unprepared to sustain total war, former BHP general manager Essington Lewis organised a war economy fed by Australian resources. By 1941, Australia’s munitions industry was booming, the federal government controlled tax and the economy was reasonably self-sufficient. Both Japanese and Australian societies faced economic obstacles, but due to relative national stability Australia’s home front economy was not nearly as affected as a result of the war. Rations and restrictions were introduced on Japanese and Australian home fronts to control economic instability and harness resources during the war. However, with an impaired economy, rationing and restrictions was more devastating on the Japanese home front. As a result of the 1941 trade embargo, supply sabotage and multitudes of conscripted farmers, Japan implemented rationing in 1940. Inflation rose and an illegal black market formed. Fuel and metal were salvaged from the home fronts to produce munitions and military equipment. It seemed as though the war, contrary to previous assumption, was considerably disadvantaging the Japanese home front by means of rationing and restriction. Similarly, as a result of the 1940’s drought and threat of Japanese submarine attack, Australia introduced rationing in 1942. For Australians on the home front, it was time to give up luxuries in order to sustain the total war effort. The ‘Dig for Victory’ campaign of 1942 encouraged personal produce, substitution was introduced and clothing was regulated. For both nations, austerity was admired and excess was shunned; it was a time of necessity over luxury. To boost morale, cover up military failures and reduce fear of invasion, both Japanese and Australian governments used censorship and propaganda within their home fronts. Despite contrasting governmental systems, censorship on both home fronts was conducted at a relatively similar level. Japan had gained full control over the media since the National Mobilisation Bill of 1938. Even after the Doolittle raid in 1942, propaganda helped quash the fear of invasion. Any opposition was dealt with by means of terror through the tokko or ‘thought police’. Japanese propaganda was also used to instil enemy hatred throughout the home front, impacting on childhood education, leisure activities and dress style. Similarly within Australia, The Department of Information, headed by Arthur Caldwell, maintained tight control through mass media censorship. Events such as the bombing of Darwin and the sinking of the HMAS Sydney were covered up so as not to diminish the publics support. Considering the vast differences, surprisingly censorship and propaganda within both home fronts was relatively similar and effective. The Pacific war impacted on the role of home front women. However, due to the contrasting cultures, equality and respect were more prevalent within Australia. In 1941 the Australian Women’s Army Service (AWAS) was created, allowing women’s direct involvement in the war effort. The Manpower Commission of 1942 was similar to Japanese labour conscription; shifting able bodied males and replaced them with female labour. 1942 also saw the introduction of the Australian Women’s Land Army; replacing male farmers with women in order to boost troop numbers. The Women’s Employment Board (WEB) was established soon after; however it could not totally regulate equality, leading women to opt for higher paying jobs. Despite being in the same situation, Japanese women on the home front did not receive as many opportunities and freedom. Women supporting the workplace policy of 1943 and Women’s Volunteer Labour Corps, found their civil liberties ignored and their wages too low against the inflated cost of living. Worse still, illness was ripe in factories and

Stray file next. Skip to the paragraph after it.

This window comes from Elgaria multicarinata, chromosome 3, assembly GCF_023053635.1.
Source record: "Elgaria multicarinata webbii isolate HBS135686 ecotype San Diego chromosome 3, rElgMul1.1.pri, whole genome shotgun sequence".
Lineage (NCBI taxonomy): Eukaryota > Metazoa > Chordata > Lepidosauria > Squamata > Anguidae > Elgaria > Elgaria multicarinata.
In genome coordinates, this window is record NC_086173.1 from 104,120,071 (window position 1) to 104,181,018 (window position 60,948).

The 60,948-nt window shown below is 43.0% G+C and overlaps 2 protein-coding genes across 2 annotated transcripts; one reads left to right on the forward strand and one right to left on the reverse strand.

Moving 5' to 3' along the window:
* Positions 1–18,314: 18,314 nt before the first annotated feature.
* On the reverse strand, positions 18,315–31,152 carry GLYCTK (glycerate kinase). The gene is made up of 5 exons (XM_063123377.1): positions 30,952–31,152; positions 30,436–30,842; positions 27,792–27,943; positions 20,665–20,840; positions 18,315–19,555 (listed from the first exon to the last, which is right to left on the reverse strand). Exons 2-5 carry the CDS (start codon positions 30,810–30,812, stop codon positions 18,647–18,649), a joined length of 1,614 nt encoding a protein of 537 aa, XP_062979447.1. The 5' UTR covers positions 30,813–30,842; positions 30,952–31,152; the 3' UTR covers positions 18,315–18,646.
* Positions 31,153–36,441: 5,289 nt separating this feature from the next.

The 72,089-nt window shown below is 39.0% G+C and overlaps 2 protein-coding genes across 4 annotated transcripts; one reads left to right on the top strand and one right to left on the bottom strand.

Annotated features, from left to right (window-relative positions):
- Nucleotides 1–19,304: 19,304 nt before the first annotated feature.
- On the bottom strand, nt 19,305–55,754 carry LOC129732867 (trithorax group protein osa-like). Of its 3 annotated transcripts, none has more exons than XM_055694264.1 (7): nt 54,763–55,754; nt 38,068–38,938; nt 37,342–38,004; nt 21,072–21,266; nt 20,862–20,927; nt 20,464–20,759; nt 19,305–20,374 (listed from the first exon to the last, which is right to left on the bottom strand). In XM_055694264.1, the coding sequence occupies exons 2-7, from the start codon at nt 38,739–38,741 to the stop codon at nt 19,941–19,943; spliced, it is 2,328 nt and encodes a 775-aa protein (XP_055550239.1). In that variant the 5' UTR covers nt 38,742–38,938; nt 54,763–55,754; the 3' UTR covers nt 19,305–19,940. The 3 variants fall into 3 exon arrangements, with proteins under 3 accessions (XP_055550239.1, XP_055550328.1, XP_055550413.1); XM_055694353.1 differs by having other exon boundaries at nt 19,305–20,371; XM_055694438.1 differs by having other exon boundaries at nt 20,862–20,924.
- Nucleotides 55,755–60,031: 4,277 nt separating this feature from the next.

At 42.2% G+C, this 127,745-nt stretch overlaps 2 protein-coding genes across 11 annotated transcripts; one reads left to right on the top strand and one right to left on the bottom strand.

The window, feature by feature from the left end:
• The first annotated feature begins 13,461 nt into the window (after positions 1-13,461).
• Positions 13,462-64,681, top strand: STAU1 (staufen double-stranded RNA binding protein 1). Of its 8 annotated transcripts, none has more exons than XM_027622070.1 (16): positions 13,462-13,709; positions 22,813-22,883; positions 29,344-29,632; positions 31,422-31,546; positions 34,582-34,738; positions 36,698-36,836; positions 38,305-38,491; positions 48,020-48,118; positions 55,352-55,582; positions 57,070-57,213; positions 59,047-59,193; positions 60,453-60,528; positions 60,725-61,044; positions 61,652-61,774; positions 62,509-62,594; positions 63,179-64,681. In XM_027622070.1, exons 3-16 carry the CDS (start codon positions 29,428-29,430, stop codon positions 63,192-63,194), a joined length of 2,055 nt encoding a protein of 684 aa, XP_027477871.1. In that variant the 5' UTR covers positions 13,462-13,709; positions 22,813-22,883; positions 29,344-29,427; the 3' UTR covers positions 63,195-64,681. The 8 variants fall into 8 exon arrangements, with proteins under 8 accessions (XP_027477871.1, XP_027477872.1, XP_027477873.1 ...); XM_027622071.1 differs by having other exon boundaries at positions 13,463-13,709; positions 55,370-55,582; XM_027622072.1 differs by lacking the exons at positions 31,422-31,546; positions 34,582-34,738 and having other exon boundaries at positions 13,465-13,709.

conditions began to diminish. For women on the Japanese home front, their efforts to aid the war effort were not being met with appropriate conditions or respect. Another minority who was affected by the Pacific war were the prisoners of war (POW’s) However, due to cultural differences, the Japanese treated POW’s with significantly more brutality. They were given scarce meals, denied basic medicine and forced to engage in slave labour projects such as the Burma Railway in 1942. As Allied victory became imminent the Japanese began to treat their POW’s with even more brutality, the Sandakan Death Marches in 1945 reiterate this. Based on the western guidelines in relation to POW’s, Australia treated theirs with relative respect. However, this is not to say that all aspects of POW’s on the home front were just. The Cowra revolt of 1944 was ill reported and didn’t mention the 200 Japanese deaths. Just as the government controlled propaganda, they also controlled the right to detain ‘Australian aliens’ without sufficient reasoning or fair trial. This impacted on cultural dynamics and instilled a sense of racial prejudice towards Australians with Japanese, German or Italian heritage. POW’s on both home fronts faced challenges, but there is no doubt the Japanese were much harsher in treatment than Australia, this was mainly due to their culture. From the outbreak of the Pacific War in 1941, situations on Japanese and Australian home fronts were impacted on politically, economically and socially. Some aspects were similar but most differ, representing life on the Japanese home front as a harsher lifestyle to endure. Their crumbling society is one of the main reason for their defeat in August 1945. By Asha Forsyth 2010